Besides, it’s impressive to see just how many of the finer points Ocular Max has got right here. I’m talking niche stuff like the little row of moulded squares atop Navigant’s chest just in front of the neck, which is a direct callback to the cartoon look and only serves to make this guy feel that touch more authentic and accurate. That’s attention to detail.

Beyond that, though, there’s a sense of presence to this guy that ‘feels right’ somehow, or certainly as much as is needed for a comparative B-lister like Streetwise. It evokes the right flavour for the character, and I’m sure it looks ‘close enough’ as far as many collectors will be concerned.

It’s also a remarkably solid and stable affair, with little in the way of significant visual compromise. True, you can see some evidence of car bumpers peeking out of the sides of his torso, and yes, the insides of his forearms are a little panel-heavy. Still, truly, I think you’re heading into nitpick town if this kind of stuff will legitimately bother you.

Another element that is all win here is the head design. I’ve talked at some length in previous Ocular Max reviews about how they’re producing some of the best facial sculpts in the 3P arena right now and I stand by that assertion based on today’s evidence. Streetwise is a hard one to capture in a way that also looks decent in 3D form, especially given he doesn’t even appear to have a nose on some occasions! On balance, the right decisions have been made about how best to present the character here and overall, given it looks and feels like the cartoon brought to life without being so overtly slavish that it seems ridiculous. In other words, they crushed it, in my opinion.

There are additional options, should you prefer, which can be quickly and easily subbed out by simply pulling off and replacing the entire head. The first is a grimacing expression that looks suitably expressive and certainly makes for a different look.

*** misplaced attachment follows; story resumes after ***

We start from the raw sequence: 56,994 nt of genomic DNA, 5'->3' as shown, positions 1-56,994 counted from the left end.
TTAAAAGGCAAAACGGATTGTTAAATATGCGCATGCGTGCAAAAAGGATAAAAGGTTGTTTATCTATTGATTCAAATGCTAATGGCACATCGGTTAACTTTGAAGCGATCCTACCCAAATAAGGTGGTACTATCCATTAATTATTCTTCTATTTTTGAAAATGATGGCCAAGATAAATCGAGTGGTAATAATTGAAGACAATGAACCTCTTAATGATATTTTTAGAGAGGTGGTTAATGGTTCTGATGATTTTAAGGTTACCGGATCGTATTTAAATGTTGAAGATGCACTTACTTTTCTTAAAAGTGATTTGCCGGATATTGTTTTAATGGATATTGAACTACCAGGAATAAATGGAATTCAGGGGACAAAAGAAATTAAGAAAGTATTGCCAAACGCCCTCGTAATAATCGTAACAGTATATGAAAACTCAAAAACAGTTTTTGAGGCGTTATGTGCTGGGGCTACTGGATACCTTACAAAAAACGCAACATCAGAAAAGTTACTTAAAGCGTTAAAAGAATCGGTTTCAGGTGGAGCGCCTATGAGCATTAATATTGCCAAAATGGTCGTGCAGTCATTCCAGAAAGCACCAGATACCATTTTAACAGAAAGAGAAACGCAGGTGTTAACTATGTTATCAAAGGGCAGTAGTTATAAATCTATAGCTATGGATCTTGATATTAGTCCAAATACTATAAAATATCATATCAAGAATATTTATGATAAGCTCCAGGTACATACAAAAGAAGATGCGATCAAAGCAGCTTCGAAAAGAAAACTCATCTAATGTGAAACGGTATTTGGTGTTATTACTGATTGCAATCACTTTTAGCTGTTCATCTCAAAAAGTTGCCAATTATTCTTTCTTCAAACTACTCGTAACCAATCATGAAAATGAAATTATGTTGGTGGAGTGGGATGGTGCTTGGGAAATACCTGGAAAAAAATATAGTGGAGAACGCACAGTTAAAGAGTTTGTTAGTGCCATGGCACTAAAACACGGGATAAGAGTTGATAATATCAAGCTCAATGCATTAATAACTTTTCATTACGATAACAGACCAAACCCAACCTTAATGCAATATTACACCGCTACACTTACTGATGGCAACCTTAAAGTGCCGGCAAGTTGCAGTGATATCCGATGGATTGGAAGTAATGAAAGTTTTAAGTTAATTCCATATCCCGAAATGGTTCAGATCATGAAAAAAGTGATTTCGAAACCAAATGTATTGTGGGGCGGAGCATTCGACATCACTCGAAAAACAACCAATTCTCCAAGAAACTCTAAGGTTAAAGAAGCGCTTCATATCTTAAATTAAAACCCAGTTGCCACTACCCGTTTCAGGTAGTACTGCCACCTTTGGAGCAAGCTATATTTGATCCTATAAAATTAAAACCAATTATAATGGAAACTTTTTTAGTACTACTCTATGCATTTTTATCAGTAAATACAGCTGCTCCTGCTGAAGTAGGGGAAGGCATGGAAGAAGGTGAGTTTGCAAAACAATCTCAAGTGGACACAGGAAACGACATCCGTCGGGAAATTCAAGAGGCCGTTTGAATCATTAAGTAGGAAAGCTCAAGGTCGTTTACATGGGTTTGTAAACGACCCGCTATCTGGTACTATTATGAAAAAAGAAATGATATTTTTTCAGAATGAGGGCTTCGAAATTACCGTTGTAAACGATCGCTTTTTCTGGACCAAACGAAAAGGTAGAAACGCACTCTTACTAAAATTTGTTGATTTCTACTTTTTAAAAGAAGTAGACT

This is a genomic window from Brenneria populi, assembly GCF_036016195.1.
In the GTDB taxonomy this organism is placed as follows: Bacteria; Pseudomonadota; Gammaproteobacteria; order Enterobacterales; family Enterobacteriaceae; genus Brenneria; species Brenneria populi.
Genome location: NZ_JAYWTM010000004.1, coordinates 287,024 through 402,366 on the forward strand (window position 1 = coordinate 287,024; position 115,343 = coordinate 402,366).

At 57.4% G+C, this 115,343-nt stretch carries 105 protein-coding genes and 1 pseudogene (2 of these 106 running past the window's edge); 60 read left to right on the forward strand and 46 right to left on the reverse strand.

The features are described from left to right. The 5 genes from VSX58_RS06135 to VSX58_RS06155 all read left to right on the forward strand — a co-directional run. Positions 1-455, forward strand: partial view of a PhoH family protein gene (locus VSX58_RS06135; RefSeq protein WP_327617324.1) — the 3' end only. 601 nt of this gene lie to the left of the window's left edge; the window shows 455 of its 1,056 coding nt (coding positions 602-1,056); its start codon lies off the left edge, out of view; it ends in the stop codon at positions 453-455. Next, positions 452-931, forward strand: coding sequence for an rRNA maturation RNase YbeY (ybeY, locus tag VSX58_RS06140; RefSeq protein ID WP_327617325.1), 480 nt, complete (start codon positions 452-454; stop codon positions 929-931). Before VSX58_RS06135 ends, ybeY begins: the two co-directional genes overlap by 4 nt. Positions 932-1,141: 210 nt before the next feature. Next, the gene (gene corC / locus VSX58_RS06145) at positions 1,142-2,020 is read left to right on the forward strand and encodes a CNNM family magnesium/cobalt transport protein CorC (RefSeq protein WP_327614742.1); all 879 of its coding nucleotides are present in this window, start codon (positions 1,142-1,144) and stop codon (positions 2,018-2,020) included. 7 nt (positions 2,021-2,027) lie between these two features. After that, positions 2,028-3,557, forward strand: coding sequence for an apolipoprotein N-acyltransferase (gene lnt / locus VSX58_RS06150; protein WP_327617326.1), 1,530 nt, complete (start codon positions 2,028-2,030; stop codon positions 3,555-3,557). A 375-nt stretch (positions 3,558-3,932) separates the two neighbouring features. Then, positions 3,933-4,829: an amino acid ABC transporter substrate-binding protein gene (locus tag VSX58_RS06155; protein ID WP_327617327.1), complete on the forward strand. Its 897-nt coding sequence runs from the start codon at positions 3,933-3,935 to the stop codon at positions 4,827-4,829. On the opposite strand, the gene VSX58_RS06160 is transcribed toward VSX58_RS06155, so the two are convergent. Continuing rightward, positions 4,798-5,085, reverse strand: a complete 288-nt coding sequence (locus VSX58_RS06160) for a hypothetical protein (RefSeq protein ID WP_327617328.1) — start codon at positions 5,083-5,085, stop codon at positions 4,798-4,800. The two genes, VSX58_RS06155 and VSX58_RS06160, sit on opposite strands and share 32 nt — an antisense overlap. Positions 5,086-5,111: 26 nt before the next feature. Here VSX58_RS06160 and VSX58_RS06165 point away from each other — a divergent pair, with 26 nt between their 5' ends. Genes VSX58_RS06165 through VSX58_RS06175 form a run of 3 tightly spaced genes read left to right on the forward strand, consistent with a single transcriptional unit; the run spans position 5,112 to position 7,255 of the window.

However, I prefer the alternative, which is a rather breezy and mellow-looking smile. It’s not like Streetwise ever had all that much personality in the cartoon, but this at least gives me a sense of the character underneath and works extremely well.

Otherwise, the only other accessory you’ll find here is Navigant’s small hand blaster, which clips into the palm solidly using a similar method employed for Ocular Max’s Combaticon designs. It makes for a fairly straightforward package, but how much other stuff did you need to be included here?

In any case, the true fun on offer comes mostly from just how poseable the robot mode is, with a boatload of articulation, all allowing Navigant to pull off any number of dynamic poses. Again, articulation was a strength of the Combaticon team overall, but Ocular Max has taken things up quite a sizeable notch in this case.

That’s mostly thanks to great range on all the limbs but also a wicked ab crunch that helps manipulate Navigant into some unusual but also striking poses. I had a great time putting this thing through its paces and taking photographs, especially as all the joints are nice and tight, and there’s a good feeling of solidity and balance, too.